Capitol Records released Nat King Cole’s Marnie track as a single. It stiffed. Perhaps listeners couldn’t relate to a love song dedicated to the title character of Marnie, a congenital liar and compulsive thief who is blackmailed into marrying Sean Connery.

In test footage, Connery lip-synched Cole’s performance, but it didn’t click. Nat Cole went back to the studio and did his best to sing Vertigo with a Scottish accent, but this was even worse. The song was cut from the film.

Pity, too: check out these lyrics:

But your world is lonely
Marnie Oh, Marnie
So lost yet so lovely
Take my hand
And stay with me awhile
Let me try to dry
The tears beneath your smile
Only love can save you Marnie…

At this point, Hitchcock gave up on getting another hit song out of a movie, and took things into his own hands.

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Sundays With Snyder - Number 20

This Sunday, we have an interview with Jack Haley Jr. about The Wizard of Oz. It’s joined in progress – Jack is talking about the ways in which CBS shortened the film’s running time for its yearly airings. It’s actually been posted here before, and is here simply because more of the same show has been found. Not more of Jack Haley Jr., but the hour that follows it.

This second hour begins at around 00:31 and is spent with the colorful and somewhat puzzling Mayor Joseph Alioto, who is  to San Francisco as Ed Koch is to New York City.

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Sundays With Snyder - Number 19

Tom’s first guest is an author who would not deny that his most famous book is rubbish.

William Rathje deploys a terrific sense of humor during his hour with Tom from July 21, 1992. as he discusses Rubbish!: The Archaeology of Garbage, his book first published in May of 1992 and reprinted in 2001. Rathje is an archeologist who digs into landfills and extracts garbage that has been buried for as long as 40 years. Bill admits that he and his crew don’t always use their facemasks, because “after ten or fifteen minutes, the smell goes away.”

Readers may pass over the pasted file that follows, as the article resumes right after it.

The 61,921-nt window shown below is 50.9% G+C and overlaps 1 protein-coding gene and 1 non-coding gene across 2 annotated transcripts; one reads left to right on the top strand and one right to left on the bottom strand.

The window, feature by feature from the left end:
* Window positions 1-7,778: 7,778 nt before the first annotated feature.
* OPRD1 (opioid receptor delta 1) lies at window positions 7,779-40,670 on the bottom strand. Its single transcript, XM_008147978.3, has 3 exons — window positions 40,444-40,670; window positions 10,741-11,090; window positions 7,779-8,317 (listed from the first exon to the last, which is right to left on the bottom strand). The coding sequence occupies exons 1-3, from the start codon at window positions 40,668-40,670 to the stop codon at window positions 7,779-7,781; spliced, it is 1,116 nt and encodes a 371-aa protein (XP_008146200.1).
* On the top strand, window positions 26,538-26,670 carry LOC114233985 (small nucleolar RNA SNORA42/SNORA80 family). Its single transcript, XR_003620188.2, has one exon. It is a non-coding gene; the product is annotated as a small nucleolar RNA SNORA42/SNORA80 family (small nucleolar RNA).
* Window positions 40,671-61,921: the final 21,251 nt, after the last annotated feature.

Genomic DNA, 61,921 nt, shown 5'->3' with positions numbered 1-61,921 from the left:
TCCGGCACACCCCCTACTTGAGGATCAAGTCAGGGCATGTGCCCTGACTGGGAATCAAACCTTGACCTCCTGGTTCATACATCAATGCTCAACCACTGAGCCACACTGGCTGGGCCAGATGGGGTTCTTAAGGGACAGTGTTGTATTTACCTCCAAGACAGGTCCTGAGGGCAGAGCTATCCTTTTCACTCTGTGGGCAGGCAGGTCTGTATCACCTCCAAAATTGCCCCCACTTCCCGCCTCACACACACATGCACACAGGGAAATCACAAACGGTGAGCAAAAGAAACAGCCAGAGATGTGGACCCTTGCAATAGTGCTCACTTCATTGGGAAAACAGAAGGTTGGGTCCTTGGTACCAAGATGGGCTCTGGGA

That may be true, and no disrespect to Mr. Rathje, but maybe he and his compatriots should have kept those masks on. I can’t remember anyone coughing while on Tom’s show, but Rathje hacks his way throughout the entire interview, with one bout of coughing so serious-sounding that Tom playfully asks Bill if he’d like to have some oxygen brought in. I’m pleased to report that Mr. Rathje seems to still be alive and, presumably, well. That’s amazing; based the audio impression given by this program, you wouldn’t have given the guy six months.

Tom’s guest for the second hour (in an interview that’s nearly complete) is legendary CBS newsman Robert Trout. Trout began working in radio when announcers wore smocks and were selected, in part, on elocution, vocal timbre, and authoritative delivery. Trout’s final assignments were retrospective pieces for NPR, which probably had to make an exception to bring him on board. (I love and support NPR, but suspect they select male announcers based on level of affectation, inappropriate folksiness, wryness, and execution of thoughtful pauses/ability to convey mock surprise).